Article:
Scared passengers in flooded subway cars in Zhengzhou, China. Water tumbles down stairs on the London Underground. A woman wades through murky, waist-high water to reach a subway platform in New York City.

Metro systems around the world are struggling to adapt to an era of extreme weather conditions caused by climate change. Their designs, many based on expectations from another era, will be overwhelmed and investment in upgrades could be weighed down by a drop in passenger numbers caused by the pandemic.

“It’s scary,” said Sarah Kaufman, assistant director of the Rudin Center for Transportation at New York University. “The challenge is how can we prepare for the next storm, which should be 100 years away,” she said, “but could it happen tomorrow?”

Local public transport plays a crucial role in reducing car traffic in large cities and thereby reducing emissions from cars that contribute to global warming. If commuters are frightened by images of flooded train stations and avoid subways for private cars, traffic experts could have a significant impact on urban air pollution and greenhouse gas emissions.

Some networks, like those of London or New York, were designed and built more than a century ago. While a few, like Tokyo, have succeeded in strengthening their flood defenses, the crisis in China this week shows that even some of the world’s newest systems (Zhengzhou’s system is less than a decade old) can be overwhelmed.

Retrofitting subways to prevent flooding is “a huge undertaking,” said Robert Puentes, executive director of the Eno Center for Transportation, a nonprofit think tank focused on improving transport policy. “But when you compare it to the cost of doing nothing, it makes a lot more sense,” he said. “Doing nothing costs a lot more”

Adie Tomer, a senior fellow in the Brookings Institution’s Metropolitan Policy Program, said subways and rail systems are helping fight sprawl and reduce people’s energy use. “Underground trains and fixed railways are part of our climate solution,” he said.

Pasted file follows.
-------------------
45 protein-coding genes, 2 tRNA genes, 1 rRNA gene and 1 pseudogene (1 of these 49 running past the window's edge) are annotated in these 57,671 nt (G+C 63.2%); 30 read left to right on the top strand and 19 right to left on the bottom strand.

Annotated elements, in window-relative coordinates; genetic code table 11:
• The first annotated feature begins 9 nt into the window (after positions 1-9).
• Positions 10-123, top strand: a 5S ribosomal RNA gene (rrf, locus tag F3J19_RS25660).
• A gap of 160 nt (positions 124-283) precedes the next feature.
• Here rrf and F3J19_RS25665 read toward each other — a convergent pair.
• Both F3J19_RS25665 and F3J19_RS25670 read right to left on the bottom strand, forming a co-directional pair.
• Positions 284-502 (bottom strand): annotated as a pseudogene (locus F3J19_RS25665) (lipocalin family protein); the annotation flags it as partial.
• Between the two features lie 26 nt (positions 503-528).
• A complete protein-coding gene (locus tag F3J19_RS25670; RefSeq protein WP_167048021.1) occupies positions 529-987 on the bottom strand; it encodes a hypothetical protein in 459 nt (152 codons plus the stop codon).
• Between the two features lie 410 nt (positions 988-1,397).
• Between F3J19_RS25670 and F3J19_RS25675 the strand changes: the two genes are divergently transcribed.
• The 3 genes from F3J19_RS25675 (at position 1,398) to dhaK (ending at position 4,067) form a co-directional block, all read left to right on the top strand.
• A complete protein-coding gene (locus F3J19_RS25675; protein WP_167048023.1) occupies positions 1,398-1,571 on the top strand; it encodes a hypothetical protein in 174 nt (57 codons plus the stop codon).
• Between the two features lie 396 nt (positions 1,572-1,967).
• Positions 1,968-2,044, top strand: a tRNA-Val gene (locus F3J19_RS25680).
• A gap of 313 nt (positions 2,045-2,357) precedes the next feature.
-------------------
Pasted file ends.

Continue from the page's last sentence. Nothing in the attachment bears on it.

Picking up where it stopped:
The recent floods are another example of extreme weather conditions compatible with climate change around the world.

Just a few days before the underground nightmare in China, around 160 people were killed in floods in Germany. Great heat waves have plunged Scandinavia, Siberia, and the Pacific Northwest of the United States into misery. Forest fires in the American West and Canada last week sent smoke across the continent, setting off health warnings that gave the sun an eerie reddish hue in cities like Toronto, Philadelphia and New York City.

Flash floods have also inundated streets and highways in recent weeks. The collapse of part of California’s Highway 1 into the Pacific Ocean after heavy rains that year was a reminder of the fragility of the country’s roads.

However, more intense flooding poses a particular challenge to the aging metro systems in some of the world’s largest cities.

In New York, the Metropolitan Transportation Authority has invested $ 2.6 billion in resilience projects since Hurricane Sandy flooded the city’s subway system in 2012, including the paving of 3,500 subway shafts, stairwells and elevator shafts Floods. Even on a dry day, a network of pumps pulls about 14 million gallons, mostly groundwater, out of the system. Still, this month flash floods showed that the system is still fragile.

“It’s challenging to work within the confines of a city with aging infrastructure and a pandemic-recovering economy,” said Vincent Lee, assistant director and technical director for water at Arup, an engineering firm working on upgrading eight U. – Was involved in rail stations and other facilities in New York after the 2012 storm.

London’s sprawling Underground is facing similar challenges.